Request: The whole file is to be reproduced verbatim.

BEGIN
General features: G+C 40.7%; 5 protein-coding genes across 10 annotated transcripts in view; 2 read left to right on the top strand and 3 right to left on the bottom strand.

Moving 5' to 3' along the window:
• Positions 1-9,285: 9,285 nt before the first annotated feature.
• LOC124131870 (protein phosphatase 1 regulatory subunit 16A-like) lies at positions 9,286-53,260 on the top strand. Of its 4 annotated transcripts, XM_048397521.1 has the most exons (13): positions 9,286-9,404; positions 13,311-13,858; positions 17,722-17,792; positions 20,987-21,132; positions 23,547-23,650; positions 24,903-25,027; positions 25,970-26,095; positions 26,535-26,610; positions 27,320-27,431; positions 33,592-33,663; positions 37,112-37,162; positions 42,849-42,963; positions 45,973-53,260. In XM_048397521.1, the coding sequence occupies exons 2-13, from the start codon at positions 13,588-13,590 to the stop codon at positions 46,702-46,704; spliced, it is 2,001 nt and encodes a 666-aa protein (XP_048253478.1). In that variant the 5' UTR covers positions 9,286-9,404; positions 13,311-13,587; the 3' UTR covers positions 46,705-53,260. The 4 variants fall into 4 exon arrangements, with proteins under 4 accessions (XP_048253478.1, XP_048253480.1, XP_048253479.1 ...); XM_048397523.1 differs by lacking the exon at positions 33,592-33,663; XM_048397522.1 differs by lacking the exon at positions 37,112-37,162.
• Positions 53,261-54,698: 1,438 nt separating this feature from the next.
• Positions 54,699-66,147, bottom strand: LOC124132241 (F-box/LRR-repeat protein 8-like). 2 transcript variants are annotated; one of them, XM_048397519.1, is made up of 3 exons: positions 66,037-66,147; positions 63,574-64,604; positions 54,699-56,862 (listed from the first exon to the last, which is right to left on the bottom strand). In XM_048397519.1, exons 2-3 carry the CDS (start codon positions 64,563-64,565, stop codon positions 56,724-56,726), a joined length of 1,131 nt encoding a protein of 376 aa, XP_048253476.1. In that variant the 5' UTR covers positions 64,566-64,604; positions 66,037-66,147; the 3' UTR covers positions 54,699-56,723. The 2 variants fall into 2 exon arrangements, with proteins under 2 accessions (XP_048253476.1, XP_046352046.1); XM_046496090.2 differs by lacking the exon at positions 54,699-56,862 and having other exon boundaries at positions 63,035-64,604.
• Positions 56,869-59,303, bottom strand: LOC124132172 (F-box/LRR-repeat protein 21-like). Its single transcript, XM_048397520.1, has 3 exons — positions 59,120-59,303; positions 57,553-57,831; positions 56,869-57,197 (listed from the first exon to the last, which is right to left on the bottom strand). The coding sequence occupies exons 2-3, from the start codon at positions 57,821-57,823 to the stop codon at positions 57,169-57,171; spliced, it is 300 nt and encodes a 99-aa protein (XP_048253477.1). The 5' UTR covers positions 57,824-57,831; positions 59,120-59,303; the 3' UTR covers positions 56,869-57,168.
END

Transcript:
General features: G+C 40.7%; 5 protein-coding genes across 10 annotated transcripts in view; 2 read left to right on the top strand and 3 right to left on the bottom strand.

Moving 5' to 3' along the window:
• Positions 1-9,285: 9,285 nt before the first annotated feature.
• LOC124131870 (protein phosphatase 1 regulatory subunit 16A-like) lies at positions 9,286-53,260 on the top strand. Of its 4 annotated transcripts, XM_048397521.1 has the most exons (13): positions 9,286-9,404; positions 13,311-13,858; positions 17,722-17,792; positions 20,987-21,132; positions 23,547-23,650; positions 24,903-25,027; positions 25,970-26,095; positions 26,535-26,610; positions 27,320-27,431; positions 33,592-33,663; positions 37,112-37,162; positions 42,849-42,963; positions 45,973-53,260. In XM_048397521.1, the coding sequence occupies exons 2-13, from the start codon at positions 13,588-13,590 to the stop codon at positions 46,702-46,704; spliced, it is 2,001 nt and encodes a 666-aa protein (XP_048253478.1). In that variant the 5' UTR covers positions 9,286-9,404; positions 13,311-13,587; the 3' UTR covers positions 46,705-53,260. The 4 variants fall into 4 exon arrangements, with proteins under 4 accessions (XP_048253478.1, XP_048253480.1, XP_048253479.1 ...); XM_048397523.1 differs by lacking the exon at positions 33,592-33,663; XM_048397522.1 differs by lacking the exon at positions 37,112-37,162.
• Positions 53,261-54,698: 1,438 nt separating this feature from the next.
• Positions 54,699-66,147, bottom strand: LOC124132241 (F-box/LRR-repeat protein 8-like). 2 transcript variants are annotated; one of them, XM_048397519.1, is made up of 3 exons: positions 66,037-66,147; positions 63,574-64,604; positions 54,699-56,862 (listed from the first exon to the last, which is right to left on the bottom strand). In XM_048397519.1, exons 2-3 carry the CDS (start codon positions 64,563-64,565, stop codon positions 56,724-56,726), a joined length of 1,131 nt encoding a protein of 376 aa, XP_048253476.1. In that variant the 5' UTR covers positions 64,566-64,604; positions 66,037-66,147; the 3' UTR covers positions 54,699-56,723. The 2 variants fall into 2 exon arrangements, with proteins under 2 accessions (XP_048253476.1, XP_046352046.1); XM_046496090.2 differs by lacking the exon at positions 54,699-56,862 and having other exon boundaries at positions 63,035-64,604.
• Positions 56,869-59,303, bottom strand: LOC124132172 (F-box/LRR-repeat protein 21-like). Its single transcript, XM_048397520.1, has 3 exons — positions 59,120-59,303; positions 57,553-57,831; positions 56,869-57,197 (listed from the first exon to the last, which is right to left on the bottom strand). The coding sequence occupies exons 2-3, from the start codon at positions 57,821-57,823 to the stop codon at positions 57,169-57,171; spliced, it is 300 nt and encodes a 99-aa protein (XP_048253477.1). The 5' UTR covers positions 57,824-57,831; positions 59,120-59,303; the 3' UTR covers positions 56,869-57,168.